He ain’t heavy, he’s my brother.
You may have heard these lyrics as part of a popular song made famous by The Hollies.
But did you know that this is the motto of Boys Town?
In one simple phrase it tells all that they strive for.
Boys Town in Singapore was set up in 1948 as a result of the meeting of two men with a singular vision.
Canadian Bro Vincent and Australian philanthropist
Mr W. McDermott were both prisoners of war.
While being interned at Changi Prison by the Japanese, they decided that upon release they would set up a facility to ensure that young boys could get the opportunity to lead better lives. And so, following their release at the end of WWII, they realized their vision by building Boys Town, modelled after the Boys Town of America.
Mr McDermott donated a sizeable chunk of his fortune, while Bro Vincent and his fellow brothers from the Brothers of St Gabriel religious order made up the teaching staff. They started initially with a small workshop built on the land that was beside St Joseph Church at Bukit Timah.
Except for the land that belonged to the Catholic Church, they had to provide for everything else themselves. It was a herculean task at the time given that the war had just ended and supplies and money were in woeful shortage.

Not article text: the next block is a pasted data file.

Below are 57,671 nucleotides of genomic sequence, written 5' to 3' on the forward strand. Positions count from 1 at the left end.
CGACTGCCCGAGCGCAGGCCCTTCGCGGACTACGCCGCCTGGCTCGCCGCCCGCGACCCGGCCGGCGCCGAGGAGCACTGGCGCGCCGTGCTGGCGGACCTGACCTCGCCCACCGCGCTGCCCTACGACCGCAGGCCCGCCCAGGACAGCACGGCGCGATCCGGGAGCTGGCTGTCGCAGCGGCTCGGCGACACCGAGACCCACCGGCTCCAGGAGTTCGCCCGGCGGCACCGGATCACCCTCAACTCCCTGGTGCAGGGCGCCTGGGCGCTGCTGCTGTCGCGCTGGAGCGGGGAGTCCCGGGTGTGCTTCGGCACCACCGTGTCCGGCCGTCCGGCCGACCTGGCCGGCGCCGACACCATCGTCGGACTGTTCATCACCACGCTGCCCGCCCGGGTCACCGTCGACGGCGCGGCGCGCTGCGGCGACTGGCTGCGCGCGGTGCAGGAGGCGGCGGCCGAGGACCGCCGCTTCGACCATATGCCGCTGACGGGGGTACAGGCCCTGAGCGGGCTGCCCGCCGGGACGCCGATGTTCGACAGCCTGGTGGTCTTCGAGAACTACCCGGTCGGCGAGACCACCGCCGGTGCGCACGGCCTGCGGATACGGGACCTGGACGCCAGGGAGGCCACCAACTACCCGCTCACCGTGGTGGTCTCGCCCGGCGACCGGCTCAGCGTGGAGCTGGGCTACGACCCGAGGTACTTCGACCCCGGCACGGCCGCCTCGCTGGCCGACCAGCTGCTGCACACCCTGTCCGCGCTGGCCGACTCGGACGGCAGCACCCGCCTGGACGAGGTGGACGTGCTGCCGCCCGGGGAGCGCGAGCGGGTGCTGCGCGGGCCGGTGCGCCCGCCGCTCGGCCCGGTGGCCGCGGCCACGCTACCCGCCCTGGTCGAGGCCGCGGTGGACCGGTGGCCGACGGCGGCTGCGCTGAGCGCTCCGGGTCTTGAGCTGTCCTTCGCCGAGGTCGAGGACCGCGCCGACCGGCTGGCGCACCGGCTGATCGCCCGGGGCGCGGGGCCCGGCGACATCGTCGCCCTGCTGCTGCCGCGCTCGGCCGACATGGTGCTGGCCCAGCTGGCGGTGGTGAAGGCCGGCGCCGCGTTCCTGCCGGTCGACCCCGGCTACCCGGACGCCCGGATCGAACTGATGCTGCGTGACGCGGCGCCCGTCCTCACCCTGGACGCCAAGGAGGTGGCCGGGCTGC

Their aim was to provide for boys, between 11 to 18 years old, a form of vocational education, guidance and support to see them through. Early vocational training included carpentry, motor mechanic, tailoring and printing.
Over the years as Boys Town grew and became more established as a VITB training centre, it also took on main stream education, establishing Assumption English School to provide primary and secondary education. Recently, the Assumption Pathway School was set up to provide an education for children who are academically challenged.
|The Assumption English School at Upper Bukit Timah.|
While the schools are run independently, Boys Town Home is a separate entity and is best known as a boarding home for boys who may be less privileged, from troubled homes or in need of special support.
|The new Boys Town boarding home which can cater up to 60 boys annually.|
Unfortunately, a wrong connotation is perceived by many who think that Boys Town is a place for wayward youth or for those with criminal records. This probably arose from confusion with the Singapore Boys Home where convicted young boys are incarcerated. The Singapore Boys Home is the government penal rehabilitation prison for male youth whilst Boys Town is a privately run charitable organization. However, with its established care programme, Boys Town has on occasions also accepted Court directed convicted boys for rehabilitation.
Boys Town is a registered charity but does not get funds from the government for any of its programmes. They depend solely on contributions from benefactors You can read more about this organization at their website here.
|The old Boys Town building.|
|Bro Roger Venne, who has been at Boys Town since 1953, |
giving me a quick tour of the new premises.
Related links: Bro Roger's Photo Collection